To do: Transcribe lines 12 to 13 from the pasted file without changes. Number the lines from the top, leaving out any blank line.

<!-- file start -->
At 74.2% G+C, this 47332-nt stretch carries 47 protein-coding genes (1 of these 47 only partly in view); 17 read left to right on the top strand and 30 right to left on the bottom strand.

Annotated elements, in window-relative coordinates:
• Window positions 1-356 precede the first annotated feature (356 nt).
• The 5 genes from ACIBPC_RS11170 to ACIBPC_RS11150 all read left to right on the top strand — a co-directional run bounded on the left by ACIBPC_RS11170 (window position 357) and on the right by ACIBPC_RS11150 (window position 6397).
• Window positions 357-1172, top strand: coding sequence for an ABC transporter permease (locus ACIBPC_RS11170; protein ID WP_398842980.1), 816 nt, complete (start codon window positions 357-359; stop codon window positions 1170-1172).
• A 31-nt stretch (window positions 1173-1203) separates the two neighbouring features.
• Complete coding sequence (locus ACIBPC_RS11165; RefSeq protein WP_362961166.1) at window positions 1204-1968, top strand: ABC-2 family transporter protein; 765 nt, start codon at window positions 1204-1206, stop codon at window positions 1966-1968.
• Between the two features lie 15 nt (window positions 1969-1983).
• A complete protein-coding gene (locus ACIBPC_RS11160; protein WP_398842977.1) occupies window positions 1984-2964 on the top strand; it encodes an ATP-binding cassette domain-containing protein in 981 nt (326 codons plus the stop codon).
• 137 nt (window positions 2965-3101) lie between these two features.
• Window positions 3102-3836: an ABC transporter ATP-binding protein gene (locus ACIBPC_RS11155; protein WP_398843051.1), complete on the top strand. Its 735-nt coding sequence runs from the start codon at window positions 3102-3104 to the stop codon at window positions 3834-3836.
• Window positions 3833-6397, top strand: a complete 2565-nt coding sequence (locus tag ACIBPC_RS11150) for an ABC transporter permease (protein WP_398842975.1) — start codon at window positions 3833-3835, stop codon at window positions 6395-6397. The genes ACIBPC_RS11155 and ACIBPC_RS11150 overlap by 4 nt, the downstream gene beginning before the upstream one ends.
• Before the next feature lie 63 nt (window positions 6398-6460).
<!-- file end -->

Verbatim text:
• Window positions 3833-6397, top strand: a complete 2565-nt coding sequence (locus tag ACIBPC_RS11150) for an ABC transporter permease (protein WP_398842975.1) — start codon at window positions 3833-3835, stop codon at window positions 6395-6397. The genes ACIBPC_RS11155 and ACIBPC_RS11150 overlap by 4 nt, the downstream gene beginning before the upstream one ends.
• Before the next feature lie 63 nt (window positions 6398-6460).